Physical examination was normal through out the hospital stay. Diagnostic workup included a complete blood cell count differential, comprehensive metabolic panel, thyroid function tests, blood alcohol level, urine analysis, urine drug screen, computed tomography scan and magnetic resonance imaging of the head, electroencephalography, and valproic acid and levetiracetam levels, which were all normal. Based on history, physical examination, and diagnostic tests, a diagnosis of levetiracetam-induced psychosis was made. Levetiracetam was stopped and olanzapine 5mg orally, as needed, every six hours, was started. The patient recovered from his psychotic symptoms over next 48 hours and was discharged home.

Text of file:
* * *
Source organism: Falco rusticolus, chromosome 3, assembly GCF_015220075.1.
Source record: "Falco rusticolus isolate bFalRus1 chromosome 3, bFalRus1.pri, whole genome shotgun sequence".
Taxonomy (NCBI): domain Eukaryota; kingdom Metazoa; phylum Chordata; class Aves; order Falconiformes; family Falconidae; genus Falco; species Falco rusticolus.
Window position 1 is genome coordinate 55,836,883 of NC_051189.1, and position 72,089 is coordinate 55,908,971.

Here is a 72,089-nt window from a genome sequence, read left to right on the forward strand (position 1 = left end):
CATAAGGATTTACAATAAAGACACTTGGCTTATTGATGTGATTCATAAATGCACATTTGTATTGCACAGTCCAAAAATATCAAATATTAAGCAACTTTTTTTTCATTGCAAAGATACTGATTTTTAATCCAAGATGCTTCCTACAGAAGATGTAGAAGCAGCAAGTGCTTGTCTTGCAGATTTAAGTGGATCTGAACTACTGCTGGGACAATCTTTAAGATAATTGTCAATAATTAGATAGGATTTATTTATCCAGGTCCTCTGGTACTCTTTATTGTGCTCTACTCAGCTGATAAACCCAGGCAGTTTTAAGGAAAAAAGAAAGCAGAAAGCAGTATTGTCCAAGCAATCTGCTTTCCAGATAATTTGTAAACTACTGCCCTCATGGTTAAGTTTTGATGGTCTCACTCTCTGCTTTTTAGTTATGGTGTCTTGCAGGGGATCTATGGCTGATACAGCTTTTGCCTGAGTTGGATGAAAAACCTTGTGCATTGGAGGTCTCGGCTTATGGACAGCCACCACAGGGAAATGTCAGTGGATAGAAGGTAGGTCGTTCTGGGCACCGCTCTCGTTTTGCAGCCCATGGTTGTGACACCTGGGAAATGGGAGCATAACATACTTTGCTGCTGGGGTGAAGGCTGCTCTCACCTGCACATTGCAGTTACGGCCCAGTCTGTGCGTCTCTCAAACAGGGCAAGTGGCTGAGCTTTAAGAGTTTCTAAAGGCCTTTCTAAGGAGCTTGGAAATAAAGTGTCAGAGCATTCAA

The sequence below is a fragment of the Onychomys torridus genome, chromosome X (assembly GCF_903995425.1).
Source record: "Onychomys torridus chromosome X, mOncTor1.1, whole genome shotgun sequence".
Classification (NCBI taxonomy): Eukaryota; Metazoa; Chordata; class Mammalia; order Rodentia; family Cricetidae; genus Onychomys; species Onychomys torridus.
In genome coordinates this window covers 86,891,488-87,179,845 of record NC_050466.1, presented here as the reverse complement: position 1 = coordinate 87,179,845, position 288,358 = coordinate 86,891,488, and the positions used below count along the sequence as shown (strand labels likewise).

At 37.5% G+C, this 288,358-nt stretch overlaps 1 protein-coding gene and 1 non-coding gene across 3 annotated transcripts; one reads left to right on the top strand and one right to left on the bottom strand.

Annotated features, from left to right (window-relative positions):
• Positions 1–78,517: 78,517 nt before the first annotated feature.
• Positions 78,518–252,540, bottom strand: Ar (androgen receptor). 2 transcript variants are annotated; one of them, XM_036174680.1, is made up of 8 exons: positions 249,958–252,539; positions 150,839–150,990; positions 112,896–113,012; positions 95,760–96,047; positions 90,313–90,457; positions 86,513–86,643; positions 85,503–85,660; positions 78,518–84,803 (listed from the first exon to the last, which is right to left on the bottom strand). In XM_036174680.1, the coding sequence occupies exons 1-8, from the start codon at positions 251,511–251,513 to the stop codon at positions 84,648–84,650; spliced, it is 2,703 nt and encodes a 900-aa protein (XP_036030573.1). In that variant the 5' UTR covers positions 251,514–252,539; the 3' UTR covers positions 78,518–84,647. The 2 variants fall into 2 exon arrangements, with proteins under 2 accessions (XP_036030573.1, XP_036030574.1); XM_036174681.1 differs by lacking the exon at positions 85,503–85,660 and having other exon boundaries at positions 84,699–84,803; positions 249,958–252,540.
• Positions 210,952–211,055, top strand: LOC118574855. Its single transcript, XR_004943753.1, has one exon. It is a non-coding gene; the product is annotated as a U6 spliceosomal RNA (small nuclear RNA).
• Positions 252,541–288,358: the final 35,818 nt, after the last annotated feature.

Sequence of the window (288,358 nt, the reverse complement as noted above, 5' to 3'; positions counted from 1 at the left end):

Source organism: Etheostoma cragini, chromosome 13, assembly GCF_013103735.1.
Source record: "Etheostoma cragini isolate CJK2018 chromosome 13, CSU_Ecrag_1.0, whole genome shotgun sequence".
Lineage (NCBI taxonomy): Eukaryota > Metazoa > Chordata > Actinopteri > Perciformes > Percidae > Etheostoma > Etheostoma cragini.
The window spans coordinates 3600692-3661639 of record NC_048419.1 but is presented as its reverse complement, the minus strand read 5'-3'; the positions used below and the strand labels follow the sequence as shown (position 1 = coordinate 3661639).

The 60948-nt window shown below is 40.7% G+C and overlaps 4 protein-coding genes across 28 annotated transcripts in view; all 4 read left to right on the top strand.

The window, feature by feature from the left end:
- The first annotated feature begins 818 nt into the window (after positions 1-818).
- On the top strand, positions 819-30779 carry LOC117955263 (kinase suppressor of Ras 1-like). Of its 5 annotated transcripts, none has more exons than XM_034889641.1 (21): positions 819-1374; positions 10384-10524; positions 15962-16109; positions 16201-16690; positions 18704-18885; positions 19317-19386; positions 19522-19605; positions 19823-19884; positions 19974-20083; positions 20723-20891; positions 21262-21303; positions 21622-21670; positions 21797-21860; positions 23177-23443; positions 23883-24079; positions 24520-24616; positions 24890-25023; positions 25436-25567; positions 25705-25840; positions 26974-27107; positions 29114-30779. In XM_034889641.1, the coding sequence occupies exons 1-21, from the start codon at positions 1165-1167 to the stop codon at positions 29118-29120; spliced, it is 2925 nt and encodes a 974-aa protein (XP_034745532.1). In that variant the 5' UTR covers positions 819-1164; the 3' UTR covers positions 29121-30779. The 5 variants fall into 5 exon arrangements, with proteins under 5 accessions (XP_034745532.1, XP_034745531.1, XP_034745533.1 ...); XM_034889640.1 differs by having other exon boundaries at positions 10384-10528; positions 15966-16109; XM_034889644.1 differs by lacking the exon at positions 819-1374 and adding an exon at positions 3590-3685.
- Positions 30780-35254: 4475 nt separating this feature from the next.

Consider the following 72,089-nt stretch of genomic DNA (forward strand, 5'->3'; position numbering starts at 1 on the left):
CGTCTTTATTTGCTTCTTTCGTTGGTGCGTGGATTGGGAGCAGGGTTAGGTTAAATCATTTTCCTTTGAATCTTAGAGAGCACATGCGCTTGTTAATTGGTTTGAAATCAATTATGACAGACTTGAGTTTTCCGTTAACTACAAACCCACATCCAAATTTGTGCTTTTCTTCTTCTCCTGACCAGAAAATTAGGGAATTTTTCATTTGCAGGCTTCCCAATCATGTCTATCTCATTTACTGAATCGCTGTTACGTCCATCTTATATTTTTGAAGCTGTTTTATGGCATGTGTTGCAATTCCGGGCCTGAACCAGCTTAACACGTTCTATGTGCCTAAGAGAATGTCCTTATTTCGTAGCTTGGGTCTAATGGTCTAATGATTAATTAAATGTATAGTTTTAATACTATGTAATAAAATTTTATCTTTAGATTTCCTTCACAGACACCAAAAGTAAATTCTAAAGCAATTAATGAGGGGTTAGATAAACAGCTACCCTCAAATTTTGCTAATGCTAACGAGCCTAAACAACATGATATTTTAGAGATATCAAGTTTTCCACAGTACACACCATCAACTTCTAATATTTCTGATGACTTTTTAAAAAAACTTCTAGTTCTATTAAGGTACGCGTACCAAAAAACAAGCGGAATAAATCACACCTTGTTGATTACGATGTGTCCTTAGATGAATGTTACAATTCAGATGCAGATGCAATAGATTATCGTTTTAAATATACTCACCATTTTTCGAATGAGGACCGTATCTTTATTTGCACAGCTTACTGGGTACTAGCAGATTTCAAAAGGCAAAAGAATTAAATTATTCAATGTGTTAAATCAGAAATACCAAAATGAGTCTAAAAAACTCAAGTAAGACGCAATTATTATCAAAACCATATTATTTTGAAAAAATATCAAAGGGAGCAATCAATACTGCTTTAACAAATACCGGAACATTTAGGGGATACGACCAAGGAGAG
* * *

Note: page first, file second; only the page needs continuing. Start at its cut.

Discussion. Levetiracetam is a water-soluble pyrrolidone derivative ((S) – alpha-ethyl-2-oxo-pyrrolidine acetamide) with a chemical structure different from other antiepileptic medications.[2] Usual antiepileptic plasma concentration ranges from trough levels between 35 and 100mM (5.95–17mg/ml) to peak levels between 90 and 250 mM (15.3–42.5 mg/ml).[3] Levetiracetam exerts its antiepileptic effects by specifically binding to a 90-kDa-membrane protein, which is restricted to neuronal cells. It also blocks zinc and beta-carbolines from interrupting chloride influx in the gamma-amino butyric acid and glycine receptors.[4] The United States Food and Drug Administration (FDA) approved levetiracetam in 1999 as an adjuvant antiepileptic medication for partial seizures in adults. In long-term, open-labeled, follow-up studies, leverecitam demonstrated good seizure control5 and an improved quality of life in children, adolescents and adults.[6] Although it has generally a good side-effect profile, psychiatric side effects seen in up to 13.3 percent of adults and 37.6 percent of pediatric patients can be significant. Of these, severe symptoms such as depression, agitation, or hostility, and psychotic behavior are observed in 0.7 percent of patients.[7]